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Content Reserves: Saving Posts for a Rainy Day

You will need to write some days, and the words just won’t come. On other days you plan to write and won’t have time. And then there will be days when you totally forget that you need to write. Unfortunately, you still need content to keep up your regular publishing cadence and connect with your audience consistently. Which is why you need to have content reserves for all of these days and others.

What are Content Reserves?

Content reserves are evergreen content that you write and keep at the ready for times when you need to post, but other things get in the way. In journalism, we call this keeping a piece “in the can.” Then you always knew you had something to rely on during a slow news day or if a story fell through.

Content reserves aren’t pieces that you plan on your regular editorial calendar. They also don’t mean you don’t stick to your editorial calendar, plan what you want to publish, and write ahead. They are planned extra pieces that you’ll hold onto for a rainy day because the best-laid plans don’t always work out.

In other words, content reserves are your publishing Plan B.

Benefits of content reserves include:

  • Consistency. When you have a few posts waiting, you stay on your publishing schedule, no matter what happens. Staying on your publishing schedule is critical because regularly publishing blogs get better results, with “results” being more audience attention (traffic).
  • Security. Knowing that you have a few pieces ready helps you feel more secure about your publishing cadence.
  • Flexibility. If a post comes in that didn’t turn out the way you expected or needs more work, you have the flexibility to make that happen without missing a publishing day.
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Photo by Daniel Thomas on Unsplash

Tips for Having Content Reserves

Content reserves are your backup plan. They’re the rainy day fund that keeps you publishing. So now that you understand what they are and why you would want them, here are some tips for planning content reserves for your blog.

Know How Many

How many posts do you need in reserve? Obviously, you don’t want to waste time or effort, so you want to be realistic about how much content you have sitting. I recommend you have a week’s worth of content in reserve. That way, if your writer gets sick or something else happens, you’re covered. How many posts that is depends on your publishing schedule. So, Content Journey publishes every Tuesday and Thursday. We keep two to three posts in our content reserves.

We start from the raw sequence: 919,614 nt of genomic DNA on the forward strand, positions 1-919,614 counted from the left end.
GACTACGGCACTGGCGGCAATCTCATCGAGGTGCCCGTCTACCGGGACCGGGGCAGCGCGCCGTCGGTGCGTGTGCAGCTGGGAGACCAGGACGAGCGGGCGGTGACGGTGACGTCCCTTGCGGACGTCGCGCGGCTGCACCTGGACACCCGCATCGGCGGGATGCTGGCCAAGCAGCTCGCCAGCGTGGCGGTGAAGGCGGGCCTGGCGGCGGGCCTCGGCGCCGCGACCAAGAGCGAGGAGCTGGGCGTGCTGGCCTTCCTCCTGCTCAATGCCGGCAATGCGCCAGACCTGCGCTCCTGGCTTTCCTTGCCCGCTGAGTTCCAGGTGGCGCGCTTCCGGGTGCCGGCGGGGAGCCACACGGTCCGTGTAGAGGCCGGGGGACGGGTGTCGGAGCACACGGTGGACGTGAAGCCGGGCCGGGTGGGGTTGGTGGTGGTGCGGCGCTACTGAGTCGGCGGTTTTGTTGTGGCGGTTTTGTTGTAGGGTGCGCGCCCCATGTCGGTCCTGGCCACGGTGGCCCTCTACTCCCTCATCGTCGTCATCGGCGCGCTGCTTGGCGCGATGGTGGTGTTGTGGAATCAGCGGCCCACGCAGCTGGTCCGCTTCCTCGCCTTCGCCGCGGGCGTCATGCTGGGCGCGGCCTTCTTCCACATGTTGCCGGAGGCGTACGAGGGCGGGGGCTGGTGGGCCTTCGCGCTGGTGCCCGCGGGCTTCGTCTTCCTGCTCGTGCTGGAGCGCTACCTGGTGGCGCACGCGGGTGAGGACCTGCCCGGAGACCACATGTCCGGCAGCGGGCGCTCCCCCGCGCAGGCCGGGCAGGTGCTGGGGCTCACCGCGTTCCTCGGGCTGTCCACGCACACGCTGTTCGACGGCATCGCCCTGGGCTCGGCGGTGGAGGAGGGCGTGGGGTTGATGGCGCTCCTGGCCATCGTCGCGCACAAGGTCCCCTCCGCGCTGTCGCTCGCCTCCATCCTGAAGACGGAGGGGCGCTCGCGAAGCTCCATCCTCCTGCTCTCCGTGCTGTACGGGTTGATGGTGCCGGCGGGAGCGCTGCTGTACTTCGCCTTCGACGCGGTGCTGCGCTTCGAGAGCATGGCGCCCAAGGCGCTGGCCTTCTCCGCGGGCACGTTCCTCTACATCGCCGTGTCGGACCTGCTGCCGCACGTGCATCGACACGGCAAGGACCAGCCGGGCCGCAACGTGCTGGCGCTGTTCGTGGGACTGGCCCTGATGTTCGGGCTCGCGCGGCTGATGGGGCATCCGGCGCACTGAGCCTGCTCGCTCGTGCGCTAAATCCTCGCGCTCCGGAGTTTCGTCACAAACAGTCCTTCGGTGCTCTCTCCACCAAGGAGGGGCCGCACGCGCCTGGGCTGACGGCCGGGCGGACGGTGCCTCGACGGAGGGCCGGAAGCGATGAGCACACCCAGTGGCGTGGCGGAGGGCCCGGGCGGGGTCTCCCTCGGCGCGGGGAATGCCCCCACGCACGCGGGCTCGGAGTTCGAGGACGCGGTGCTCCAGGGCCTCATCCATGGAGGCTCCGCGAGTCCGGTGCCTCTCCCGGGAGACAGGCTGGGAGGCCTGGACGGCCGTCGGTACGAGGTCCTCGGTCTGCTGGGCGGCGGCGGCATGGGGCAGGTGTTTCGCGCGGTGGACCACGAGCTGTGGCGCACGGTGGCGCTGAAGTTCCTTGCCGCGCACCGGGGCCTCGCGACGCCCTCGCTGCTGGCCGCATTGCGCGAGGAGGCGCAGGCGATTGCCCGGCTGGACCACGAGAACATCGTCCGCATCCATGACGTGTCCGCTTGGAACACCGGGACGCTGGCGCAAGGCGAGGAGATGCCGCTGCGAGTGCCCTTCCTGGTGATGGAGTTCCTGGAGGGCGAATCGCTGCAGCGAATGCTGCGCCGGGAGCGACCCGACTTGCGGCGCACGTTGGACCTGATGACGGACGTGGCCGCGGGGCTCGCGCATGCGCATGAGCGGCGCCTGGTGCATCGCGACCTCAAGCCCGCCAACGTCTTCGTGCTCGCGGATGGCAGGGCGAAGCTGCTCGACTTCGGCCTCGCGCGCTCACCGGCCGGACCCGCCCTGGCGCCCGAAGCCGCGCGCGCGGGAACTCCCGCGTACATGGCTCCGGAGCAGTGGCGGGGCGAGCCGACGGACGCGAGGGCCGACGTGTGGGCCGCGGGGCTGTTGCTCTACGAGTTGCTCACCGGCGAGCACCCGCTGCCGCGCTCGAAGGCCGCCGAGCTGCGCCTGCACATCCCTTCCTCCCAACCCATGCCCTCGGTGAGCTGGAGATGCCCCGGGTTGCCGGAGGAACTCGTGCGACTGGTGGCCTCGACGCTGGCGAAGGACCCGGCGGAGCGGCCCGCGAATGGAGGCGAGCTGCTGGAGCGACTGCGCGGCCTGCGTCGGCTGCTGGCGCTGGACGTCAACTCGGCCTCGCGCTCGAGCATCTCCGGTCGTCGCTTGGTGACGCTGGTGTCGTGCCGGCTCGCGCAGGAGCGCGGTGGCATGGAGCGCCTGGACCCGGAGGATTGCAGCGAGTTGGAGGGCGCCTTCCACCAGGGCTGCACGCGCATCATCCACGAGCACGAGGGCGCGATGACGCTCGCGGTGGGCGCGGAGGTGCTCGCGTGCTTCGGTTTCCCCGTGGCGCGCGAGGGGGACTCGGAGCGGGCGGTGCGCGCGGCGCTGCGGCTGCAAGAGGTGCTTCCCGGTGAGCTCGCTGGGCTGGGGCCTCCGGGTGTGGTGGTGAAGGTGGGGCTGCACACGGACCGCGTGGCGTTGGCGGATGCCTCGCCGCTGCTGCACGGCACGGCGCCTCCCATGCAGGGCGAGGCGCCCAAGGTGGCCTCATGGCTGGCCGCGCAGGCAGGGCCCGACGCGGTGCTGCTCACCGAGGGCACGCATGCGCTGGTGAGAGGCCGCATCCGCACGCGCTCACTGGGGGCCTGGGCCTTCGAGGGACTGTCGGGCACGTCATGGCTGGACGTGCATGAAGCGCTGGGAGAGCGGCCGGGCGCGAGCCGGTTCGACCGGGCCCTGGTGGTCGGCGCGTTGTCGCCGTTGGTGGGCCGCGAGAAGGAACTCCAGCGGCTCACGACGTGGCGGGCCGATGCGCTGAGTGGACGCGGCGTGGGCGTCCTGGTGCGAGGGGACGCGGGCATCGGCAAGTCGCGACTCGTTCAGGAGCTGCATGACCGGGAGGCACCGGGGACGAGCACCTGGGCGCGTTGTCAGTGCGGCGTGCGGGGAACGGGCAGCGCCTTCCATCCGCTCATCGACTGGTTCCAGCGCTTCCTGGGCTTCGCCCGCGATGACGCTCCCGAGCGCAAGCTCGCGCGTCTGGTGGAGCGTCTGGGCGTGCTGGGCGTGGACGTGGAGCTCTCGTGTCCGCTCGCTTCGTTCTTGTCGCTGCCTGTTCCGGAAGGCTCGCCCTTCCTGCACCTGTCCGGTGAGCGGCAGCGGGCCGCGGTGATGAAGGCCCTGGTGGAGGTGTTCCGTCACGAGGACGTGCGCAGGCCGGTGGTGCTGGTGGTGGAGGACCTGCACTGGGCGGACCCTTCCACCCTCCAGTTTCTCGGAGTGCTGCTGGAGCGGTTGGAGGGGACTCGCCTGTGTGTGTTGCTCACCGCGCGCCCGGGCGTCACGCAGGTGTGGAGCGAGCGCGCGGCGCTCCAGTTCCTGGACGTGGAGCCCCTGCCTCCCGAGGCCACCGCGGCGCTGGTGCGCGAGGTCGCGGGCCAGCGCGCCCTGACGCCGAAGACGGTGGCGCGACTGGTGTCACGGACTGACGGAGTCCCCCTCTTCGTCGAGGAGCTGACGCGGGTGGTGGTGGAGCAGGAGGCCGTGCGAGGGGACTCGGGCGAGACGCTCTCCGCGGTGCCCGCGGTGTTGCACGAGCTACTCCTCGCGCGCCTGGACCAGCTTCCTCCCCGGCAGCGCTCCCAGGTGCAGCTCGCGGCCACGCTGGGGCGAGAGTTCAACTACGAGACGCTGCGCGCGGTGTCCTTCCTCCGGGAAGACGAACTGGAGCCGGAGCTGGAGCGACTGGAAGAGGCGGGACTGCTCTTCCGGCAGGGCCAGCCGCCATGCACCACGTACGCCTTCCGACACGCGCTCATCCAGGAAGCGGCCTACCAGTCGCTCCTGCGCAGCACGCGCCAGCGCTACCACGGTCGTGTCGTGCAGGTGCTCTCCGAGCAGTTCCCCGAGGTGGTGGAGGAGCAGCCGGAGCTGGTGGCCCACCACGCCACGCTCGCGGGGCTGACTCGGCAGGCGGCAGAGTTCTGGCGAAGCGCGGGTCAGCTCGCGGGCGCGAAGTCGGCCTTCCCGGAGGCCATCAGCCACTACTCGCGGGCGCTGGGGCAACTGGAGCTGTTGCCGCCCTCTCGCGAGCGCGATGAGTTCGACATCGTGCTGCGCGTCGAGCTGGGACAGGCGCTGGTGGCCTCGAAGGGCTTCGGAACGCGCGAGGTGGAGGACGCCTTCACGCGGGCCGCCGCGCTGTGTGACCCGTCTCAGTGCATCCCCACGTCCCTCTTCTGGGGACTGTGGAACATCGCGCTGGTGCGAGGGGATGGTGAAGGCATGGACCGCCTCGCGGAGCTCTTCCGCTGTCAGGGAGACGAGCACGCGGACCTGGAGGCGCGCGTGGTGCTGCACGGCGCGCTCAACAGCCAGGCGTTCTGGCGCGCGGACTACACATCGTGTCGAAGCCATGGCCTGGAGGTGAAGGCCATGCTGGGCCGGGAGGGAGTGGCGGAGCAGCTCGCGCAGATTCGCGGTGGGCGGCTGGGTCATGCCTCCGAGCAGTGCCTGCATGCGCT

Understand the Type

Not every post type will work for a reserve piece. It has to be an evergreen topic, which means it can’t have a timeline. It can’t include topics or references that won’t age well. You eventually want to publish your content reserves and add new things to the can instead, but you should be able to let these items sit for a month or so without fear that they’ll become unpublishable.

Have Them Ready

Here’s a confession of sorts. I have three posts in Content Journey’s reserves right now, but only one of them is edited. So that means two of them haven’t been through the editing process, which should be at least a two-day process. That’s a fail on my part. Your content reserves should be posts that are edited and ready to publish. You can even put them on your site as drafts if you want. 

The entire idea behind reserves is that they save you when something goes awry, so they need to be ready to go. You don’t want to be in an emergency or high-stress situation and be trying to prep your reserve content for publishing.

Now that I’ve publicly shamed myself, I will get those two posts ready. 

Use Your Strategy

Content reserves should still follow the same strategy as your regular posts. They should still use keywords, focus on your audience, follow your format, go through your editing process, etc. They aren’t throw-away content. They’re valuable pieces that you plan to publish at some point. They just aren’t scheduled.

Plan Them, But Don’t Plan Them

You want to plan your content reserves in that you want great content there waiting. But you don’t want to plan to publish them in your regular editorial calendar. Trust me. Things will arise that cause you to use this content. You don’t say, “Oh, we’ll just use a reserve post that day instead of planning content.” It’s more like, “Oh, crap! I’m glad we have a reserve post.”

Replace Them

You can decide how often you want to replace your reserve posts. I don’t like them to sit more than a month or two before I add something else to the can and publish one of them. But that’s the key. If you plan to go ahead and use a reserve post, be sure you have a replacement there first.

Let Content Journey Plan for You

The great thing about outsourcing content marketing is that you don’t have to think about any of this. You can focus on running your business and know that something will get published to your blog or sent to your audience every time it’s supposed to. Want to learn more about working with Content Journey? Book a call.

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